PHILADELPHIA – Mayor Jim Kenney and Deputy Managing Director for Transportation Mike Carroll applaud the approval by City Council of enabling legislation for nine Complete Street projects that increase safety for people who walk, bicycle, take transit, and drive. This is the most bills passed forward out of Council for safety improvements on record.

The projects include roadway redesign elements to reduce driver speeding and significant pedestrian improvements designed to establish safe roadway crossings and shorten crossing distances. Several projects convert vehicle and parking lanes to protected bicycle lanes, which define space within the roadway for people who bicycle and increase predictability for all roadway users.

“We have made improving our streets a priority, every repaving project is an opportunity for us to look at ways we can improve safety for all users,” said Mayor Jim Kenney. “I commend our team at oTIS and the Streets Department for their work advancing these projects and I thank Council for moving all of these important Complete Streets projects forward.”

“Our office worked very closely with City Council President Clarke and Councilmembers Henon, Johnson, and Squilla,” said Mike Carroll, Deputy Managing Director for Transportation with the Office of Transportation, Infrastructure, and Sustainability (oTIS). “These projects demonstrate a commitment to safe streets by the City, Council, civic groups and the neighbors they represent.”

The projects enabled by the legislation this session include the following, shown on the attached map:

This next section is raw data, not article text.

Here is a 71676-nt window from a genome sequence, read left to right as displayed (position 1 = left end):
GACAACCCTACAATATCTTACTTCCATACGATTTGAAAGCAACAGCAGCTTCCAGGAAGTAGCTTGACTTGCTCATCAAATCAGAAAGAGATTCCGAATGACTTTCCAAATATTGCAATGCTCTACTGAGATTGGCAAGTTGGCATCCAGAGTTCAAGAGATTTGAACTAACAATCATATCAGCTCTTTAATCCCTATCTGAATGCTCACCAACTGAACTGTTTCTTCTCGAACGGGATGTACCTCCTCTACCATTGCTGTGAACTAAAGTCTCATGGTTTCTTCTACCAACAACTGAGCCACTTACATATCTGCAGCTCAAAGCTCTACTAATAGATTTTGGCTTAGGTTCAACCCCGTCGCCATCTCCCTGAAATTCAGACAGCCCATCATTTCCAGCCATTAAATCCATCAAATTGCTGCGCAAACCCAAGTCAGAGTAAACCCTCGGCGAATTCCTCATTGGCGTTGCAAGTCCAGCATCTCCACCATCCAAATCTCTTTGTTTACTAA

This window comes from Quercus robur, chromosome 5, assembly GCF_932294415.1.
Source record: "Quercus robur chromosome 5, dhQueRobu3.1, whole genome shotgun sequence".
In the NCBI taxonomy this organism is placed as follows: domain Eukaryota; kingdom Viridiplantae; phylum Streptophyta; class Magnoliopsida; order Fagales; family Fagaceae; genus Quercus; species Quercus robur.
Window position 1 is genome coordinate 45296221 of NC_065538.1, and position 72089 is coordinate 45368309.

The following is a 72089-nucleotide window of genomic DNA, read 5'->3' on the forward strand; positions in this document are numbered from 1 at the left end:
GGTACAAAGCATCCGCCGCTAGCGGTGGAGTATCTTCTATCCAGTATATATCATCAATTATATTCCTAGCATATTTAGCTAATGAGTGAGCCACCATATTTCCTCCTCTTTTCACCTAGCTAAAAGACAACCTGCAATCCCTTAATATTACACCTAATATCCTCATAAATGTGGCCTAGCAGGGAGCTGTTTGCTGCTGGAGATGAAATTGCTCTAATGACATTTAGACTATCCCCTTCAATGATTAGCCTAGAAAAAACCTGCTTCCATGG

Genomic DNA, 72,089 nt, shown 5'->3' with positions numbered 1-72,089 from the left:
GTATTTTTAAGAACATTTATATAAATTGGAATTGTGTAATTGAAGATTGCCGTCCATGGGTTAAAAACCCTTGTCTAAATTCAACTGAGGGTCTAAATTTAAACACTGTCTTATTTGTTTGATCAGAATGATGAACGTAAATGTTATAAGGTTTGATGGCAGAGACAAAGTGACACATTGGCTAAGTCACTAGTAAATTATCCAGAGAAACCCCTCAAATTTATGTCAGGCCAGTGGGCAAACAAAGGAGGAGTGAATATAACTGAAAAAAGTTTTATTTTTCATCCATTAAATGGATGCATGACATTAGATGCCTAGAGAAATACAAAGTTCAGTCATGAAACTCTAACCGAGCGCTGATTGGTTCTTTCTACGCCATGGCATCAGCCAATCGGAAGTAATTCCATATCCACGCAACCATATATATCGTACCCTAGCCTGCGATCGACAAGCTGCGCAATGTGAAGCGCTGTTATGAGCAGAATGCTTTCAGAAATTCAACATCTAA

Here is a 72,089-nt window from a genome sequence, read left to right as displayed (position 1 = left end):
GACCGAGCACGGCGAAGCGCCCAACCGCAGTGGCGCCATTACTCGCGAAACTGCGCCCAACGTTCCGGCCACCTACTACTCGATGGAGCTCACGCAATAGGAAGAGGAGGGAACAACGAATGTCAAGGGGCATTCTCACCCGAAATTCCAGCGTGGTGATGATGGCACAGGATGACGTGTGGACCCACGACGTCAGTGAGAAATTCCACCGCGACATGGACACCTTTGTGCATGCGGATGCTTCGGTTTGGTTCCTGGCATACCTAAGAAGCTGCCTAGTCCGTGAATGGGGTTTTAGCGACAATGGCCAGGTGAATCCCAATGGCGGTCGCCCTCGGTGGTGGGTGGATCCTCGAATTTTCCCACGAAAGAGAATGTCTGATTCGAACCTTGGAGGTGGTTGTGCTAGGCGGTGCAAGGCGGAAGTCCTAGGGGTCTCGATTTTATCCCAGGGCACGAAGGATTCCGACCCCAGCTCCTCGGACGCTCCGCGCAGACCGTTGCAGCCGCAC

These nine projects represent City stakeholder outreach throughout several years, 14 distinct community groups, and seven public project open houses. The projects establish or strengthen links for people traveling to and from neighborhood residential areas, commercial corridors, trails, and existing and proposed on-road bikeways.

Each project is a planned high-quality bicycle lane link that will move the City towards the goal of 20 miles of protected bicycle lanes by the end of the 2020 construction season.

Each project was heard and favorably recommended by the Philadelphia City Council Committee on Streets and Services and scheduled for final approval in the Spring of 2019. The projects were led in tandem by the Office of Transportation, Infrastructure, & Sustainability (oTIS) and the Streets Department.

More information about each project can be found at or by emailing

About the Office of Complete Streets
The Office of Transportation, Infrastructure and Sustainability (oTIS) coordinates the implementation of Complete Streets policies in Philadelphia. Complete Streets are designed to ensure safe access for all users, including pedestrians, bicyclists, motorists, and transit riders. The City’s Complete Streets policy was introduced in 2009 and requires a review of every construction project’s impact on roads, sidewalks, and the bicycle and transit network to ensure that all affected streets adhere to the City policy. This policy improves safety, promotes economic development, reduces congestion, and encourages active transportation. Under the Complete Streets program, oTIS manages the City’s parklet, bike corral, and pedestrian plaza programs.